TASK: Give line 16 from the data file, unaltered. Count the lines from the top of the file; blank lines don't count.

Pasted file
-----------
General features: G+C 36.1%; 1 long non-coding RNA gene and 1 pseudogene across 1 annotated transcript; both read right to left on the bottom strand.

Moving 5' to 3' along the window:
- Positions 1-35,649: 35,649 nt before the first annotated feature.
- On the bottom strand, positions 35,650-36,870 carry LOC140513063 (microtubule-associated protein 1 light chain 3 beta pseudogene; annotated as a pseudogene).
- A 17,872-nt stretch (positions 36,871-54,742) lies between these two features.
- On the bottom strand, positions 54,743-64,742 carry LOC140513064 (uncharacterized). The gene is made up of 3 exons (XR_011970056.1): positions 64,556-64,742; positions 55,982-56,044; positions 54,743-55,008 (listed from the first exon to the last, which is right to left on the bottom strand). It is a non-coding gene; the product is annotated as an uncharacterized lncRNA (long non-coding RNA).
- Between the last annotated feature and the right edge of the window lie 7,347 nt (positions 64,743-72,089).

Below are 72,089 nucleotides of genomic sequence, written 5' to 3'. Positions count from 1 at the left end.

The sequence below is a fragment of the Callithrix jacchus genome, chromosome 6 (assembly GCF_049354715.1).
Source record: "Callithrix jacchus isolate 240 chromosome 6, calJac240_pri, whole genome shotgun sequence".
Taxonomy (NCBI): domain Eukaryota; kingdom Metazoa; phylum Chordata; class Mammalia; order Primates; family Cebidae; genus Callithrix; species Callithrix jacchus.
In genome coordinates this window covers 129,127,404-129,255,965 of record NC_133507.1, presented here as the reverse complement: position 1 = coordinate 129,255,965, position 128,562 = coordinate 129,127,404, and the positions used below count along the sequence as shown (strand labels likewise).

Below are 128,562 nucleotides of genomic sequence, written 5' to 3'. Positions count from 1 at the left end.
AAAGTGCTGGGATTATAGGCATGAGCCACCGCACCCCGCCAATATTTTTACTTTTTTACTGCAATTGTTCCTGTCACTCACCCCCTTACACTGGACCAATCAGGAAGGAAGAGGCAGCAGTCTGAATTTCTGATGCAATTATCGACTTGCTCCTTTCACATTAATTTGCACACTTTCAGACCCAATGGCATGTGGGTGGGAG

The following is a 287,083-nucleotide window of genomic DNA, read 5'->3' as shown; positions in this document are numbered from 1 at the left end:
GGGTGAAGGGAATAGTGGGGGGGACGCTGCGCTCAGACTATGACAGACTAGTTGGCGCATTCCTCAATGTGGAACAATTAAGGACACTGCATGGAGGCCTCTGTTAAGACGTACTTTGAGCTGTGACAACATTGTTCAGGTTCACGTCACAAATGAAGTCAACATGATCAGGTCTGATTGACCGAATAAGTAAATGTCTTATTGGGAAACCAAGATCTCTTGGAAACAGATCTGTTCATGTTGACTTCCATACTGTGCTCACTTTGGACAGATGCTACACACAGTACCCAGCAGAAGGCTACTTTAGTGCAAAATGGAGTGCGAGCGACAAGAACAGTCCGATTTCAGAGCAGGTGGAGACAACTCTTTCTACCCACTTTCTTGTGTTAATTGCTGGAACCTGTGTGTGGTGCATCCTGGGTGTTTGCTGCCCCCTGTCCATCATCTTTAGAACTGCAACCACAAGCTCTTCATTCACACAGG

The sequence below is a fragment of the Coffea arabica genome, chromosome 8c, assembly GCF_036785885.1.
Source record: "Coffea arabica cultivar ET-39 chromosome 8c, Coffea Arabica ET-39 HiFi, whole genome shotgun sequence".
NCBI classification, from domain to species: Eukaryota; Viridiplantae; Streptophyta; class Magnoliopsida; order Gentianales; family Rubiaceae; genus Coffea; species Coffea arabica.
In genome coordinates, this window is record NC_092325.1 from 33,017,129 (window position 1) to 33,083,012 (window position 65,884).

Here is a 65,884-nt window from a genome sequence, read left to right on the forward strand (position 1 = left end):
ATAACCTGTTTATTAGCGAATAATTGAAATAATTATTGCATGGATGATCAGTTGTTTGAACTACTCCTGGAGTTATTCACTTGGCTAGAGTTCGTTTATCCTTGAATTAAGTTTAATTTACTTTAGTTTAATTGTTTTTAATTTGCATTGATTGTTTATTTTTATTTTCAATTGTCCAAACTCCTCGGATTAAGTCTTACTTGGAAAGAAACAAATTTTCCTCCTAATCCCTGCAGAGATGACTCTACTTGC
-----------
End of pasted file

GGGTGAAGGGAATAGTGGGGGGGACGCTGCGCTCAGACTATGACAGACTAGTTGGCGCATTCCTCAATGTGGAACAATTAAGGACACTGCATGGAGGCCTCTGTTAAGACGTACTTTGAGCTGTGACAACATTGTTCAGGTTCACGTCACAAATGAAGTCAACATGATCAGGTCTGATTGACCGAATAAGTAAATGTCTTATTGGGAAACCAAGATCTCTTGGAAACAGATCTGTTCATGTTGACTTCCATACTGTGCTCACTTTGGACAGATGCTACACACAGTACCCAGCAGAAGGCTACTTTAGTGCAAAATGGAGTGCGAGCGACAAGAACAGTCCGATTTCAGAGCAGGTGGAGACAACTCTTTCTACCCACTTTCTTGTGTTAATTGCTGGAACCTGTGTGTGGTGCATCCTGGGTGTTTGCTGCCCCCTGTCCATCATCTTTAGAACTGCAACCACAAGCTCTTCATTCACACAGG